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It is YOUR Duty to Mitigate – And You Could Be Sorry If You Don’t

It is YOUR Duty to Mitigate – And You Could Be Sorry If You Don’t

You could have a rock-solid discrimination, harassment and/or retaliation case,  or even a breach of contract case, and win at trial and (surprise) recover absolutely nothing if you fail to look for another job – what the law calls “mitigate damages.” This means that you have to do what you can to minimize damages caused against you by your case.

In employment cases, you must make a good faith effort to reduce the money that you have lost in wages because your former employer caused you to lose your job. As a discharged worker, you must make “reasonable efforts” to find another job and to accept a comparable job if you get a job offer. If you don’t, you employer may persuade that judge that you did not really make sincere efforts to find comparable employment and, therefore, you should recover nothing.

It is very important to keep a written record of all your job search efforts and save all on-line applications. You should keep track of the employer’s name, dates you applied and the results while saving all documentation. Web sites delete user accounts after a certain number of days, so you should print out your job search records regularly.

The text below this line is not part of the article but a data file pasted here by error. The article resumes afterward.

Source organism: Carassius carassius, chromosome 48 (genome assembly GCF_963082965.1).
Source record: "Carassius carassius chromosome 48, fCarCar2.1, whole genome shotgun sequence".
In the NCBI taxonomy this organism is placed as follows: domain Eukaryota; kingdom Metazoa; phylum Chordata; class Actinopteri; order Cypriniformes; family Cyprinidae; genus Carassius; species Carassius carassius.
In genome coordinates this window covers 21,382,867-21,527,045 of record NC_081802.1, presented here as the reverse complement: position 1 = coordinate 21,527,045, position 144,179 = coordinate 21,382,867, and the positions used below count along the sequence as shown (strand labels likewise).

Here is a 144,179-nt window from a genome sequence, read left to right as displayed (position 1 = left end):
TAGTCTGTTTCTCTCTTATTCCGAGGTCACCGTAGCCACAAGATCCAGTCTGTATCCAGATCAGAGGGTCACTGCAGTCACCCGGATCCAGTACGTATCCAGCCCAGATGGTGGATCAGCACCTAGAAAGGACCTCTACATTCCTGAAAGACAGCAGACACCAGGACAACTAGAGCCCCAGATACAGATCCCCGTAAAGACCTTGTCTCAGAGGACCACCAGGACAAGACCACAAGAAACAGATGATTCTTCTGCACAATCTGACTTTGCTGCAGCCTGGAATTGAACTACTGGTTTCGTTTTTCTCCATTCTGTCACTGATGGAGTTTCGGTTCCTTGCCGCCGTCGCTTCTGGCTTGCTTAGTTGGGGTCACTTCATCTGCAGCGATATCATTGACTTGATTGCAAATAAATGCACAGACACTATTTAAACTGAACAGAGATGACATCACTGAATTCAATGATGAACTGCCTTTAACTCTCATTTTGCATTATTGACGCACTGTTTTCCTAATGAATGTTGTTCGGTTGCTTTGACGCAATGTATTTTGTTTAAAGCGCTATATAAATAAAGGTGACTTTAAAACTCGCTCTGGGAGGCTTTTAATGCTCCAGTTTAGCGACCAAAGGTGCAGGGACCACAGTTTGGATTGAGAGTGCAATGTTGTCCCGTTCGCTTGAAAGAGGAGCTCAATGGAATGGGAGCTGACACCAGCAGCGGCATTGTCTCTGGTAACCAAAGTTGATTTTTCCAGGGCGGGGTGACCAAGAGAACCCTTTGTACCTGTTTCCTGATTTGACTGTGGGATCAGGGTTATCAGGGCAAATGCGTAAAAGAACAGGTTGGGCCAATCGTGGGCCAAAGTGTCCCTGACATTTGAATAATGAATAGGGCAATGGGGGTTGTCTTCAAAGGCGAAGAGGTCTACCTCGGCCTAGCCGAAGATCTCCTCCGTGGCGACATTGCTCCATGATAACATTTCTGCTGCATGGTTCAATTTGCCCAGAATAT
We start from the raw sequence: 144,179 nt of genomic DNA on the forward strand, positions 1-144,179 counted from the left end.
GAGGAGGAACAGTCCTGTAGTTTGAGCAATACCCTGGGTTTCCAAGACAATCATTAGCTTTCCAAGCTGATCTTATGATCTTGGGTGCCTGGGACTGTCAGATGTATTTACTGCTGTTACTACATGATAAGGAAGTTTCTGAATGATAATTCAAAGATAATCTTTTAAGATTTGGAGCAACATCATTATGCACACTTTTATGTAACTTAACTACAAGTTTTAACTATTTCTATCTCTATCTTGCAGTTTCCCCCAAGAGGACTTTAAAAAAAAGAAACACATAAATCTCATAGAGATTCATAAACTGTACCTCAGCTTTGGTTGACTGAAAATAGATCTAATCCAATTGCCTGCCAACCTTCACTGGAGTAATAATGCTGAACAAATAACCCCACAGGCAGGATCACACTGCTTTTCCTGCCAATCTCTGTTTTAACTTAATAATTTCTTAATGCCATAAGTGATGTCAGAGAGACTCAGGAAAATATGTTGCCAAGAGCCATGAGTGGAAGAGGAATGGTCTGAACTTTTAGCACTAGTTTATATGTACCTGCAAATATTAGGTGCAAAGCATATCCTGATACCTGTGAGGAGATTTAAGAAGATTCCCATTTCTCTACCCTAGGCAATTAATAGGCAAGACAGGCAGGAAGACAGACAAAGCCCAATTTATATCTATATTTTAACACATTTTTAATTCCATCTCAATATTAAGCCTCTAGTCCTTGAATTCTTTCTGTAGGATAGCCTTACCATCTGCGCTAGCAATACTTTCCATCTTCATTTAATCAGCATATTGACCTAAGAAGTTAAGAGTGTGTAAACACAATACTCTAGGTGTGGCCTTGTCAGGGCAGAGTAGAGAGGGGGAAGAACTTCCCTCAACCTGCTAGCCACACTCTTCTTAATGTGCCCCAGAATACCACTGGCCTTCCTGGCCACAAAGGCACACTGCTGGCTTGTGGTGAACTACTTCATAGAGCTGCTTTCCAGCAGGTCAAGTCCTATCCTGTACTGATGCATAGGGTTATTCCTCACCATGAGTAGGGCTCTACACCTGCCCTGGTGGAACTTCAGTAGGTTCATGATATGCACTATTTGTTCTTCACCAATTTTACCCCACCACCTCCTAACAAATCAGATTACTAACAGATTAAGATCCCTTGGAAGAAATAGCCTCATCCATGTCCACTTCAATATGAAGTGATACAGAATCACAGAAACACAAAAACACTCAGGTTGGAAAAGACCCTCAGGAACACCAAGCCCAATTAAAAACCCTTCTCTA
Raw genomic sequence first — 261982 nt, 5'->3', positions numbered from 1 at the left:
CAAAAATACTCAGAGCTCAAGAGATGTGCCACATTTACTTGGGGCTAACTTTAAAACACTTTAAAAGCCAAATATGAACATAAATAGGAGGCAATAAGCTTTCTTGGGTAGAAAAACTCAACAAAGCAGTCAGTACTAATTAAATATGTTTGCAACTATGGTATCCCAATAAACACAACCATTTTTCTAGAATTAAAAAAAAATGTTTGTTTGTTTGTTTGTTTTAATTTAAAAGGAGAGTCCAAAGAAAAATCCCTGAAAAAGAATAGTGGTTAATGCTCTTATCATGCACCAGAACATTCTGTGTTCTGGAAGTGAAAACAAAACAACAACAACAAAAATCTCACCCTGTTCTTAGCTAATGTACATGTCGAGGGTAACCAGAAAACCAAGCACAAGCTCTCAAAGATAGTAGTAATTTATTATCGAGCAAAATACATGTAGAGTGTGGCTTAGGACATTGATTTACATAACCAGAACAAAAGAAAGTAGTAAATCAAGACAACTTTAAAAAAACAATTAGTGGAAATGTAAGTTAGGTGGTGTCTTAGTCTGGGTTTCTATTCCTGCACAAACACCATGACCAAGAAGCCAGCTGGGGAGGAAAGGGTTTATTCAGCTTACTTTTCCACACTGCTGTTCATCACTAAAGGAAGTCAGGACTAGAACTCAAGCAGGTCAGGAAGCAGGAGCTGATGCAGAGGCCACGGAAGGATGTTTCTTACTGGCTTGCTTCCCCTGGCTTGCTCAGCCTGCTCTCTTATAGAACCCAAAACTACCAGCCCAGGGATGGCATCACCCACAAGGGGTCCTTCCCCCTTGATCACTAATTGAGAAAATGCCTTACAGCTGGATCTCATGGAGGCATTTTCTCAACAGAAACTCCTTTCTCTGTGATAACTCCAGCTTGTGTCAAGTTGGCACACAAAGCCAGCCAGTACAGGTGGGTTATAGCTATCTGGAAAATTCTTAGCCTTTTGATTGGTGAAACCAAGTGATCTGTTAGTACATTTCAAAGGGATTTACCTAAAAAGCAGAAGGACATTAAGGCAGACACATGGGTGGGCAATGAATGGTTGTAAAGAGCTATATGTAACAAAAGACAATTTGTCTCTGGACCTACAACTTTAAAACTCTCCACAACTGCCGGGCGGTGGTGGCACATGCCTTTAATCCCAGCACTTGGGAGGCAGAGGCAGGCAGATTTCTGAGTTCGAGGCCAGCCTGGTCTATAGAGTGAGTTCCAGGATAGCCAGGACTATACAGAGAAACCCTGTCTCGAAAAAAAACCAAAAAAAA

You are only required to accept a job of a like nature or a job that is similar to your former job. If you made $80,000 a year as an account executive, for example, you are not required to accept a job that pays only minimum wage. On the other hand, if you are in a low-paying job, a court may say that you should have accepted a minimum-wage job at a fast food restaurant or something similar to that.

Also, if you decide to further your education with the hopes of getting a better job, your duty to mitigate lessens. In  Miller v. AT&T Corp., 250 F.3d 820 (4th Cir. 2001), “Miller enrolled in school only after a diligent but fruitless search for employment … Miller thus did not voluntarily absent herself from an active job market because she believed her ultimate earning potential would be enhanced with the benefit of further education. … Additionally, the employee did not fail to mitigate her damages where her pursuit of a graduate degree was made only after a diligent but fruitless search for employment and she believed her ultimate earning potential would be enhanced with the benefit of further education”).

In Dailey v. Societe Generale, 108 F.3d 451 (2nd Cir. 1997), “We believe that a fact-finder may, under certain circumstances, conclude that one who chooses to attend school only when diligent efforts to find work prove fruitless…satisfies his or her duty to mitigate”). And in Killian v. Yorozu Auto. Tenn., Inc., 454 F.3d 549 (6th Cir. 2006), “It cannot be said that she removed herself from the job market prematurely, and we cannot fault her for embarking upon a new career when there were no comparable positions available in her old one. We therefore join a number of other circuits in holding that enrollment in school after a diligent job search does not constitute a failure to mitigate.”

There are many other issues that relate to mitigation that you should consider if you are bringing a legal claim against any employer. Lebau & Neuworth welcomed your inquiries on this subject, so contact us at 888-456-2529 or lebauneuworth.com/contact-us.

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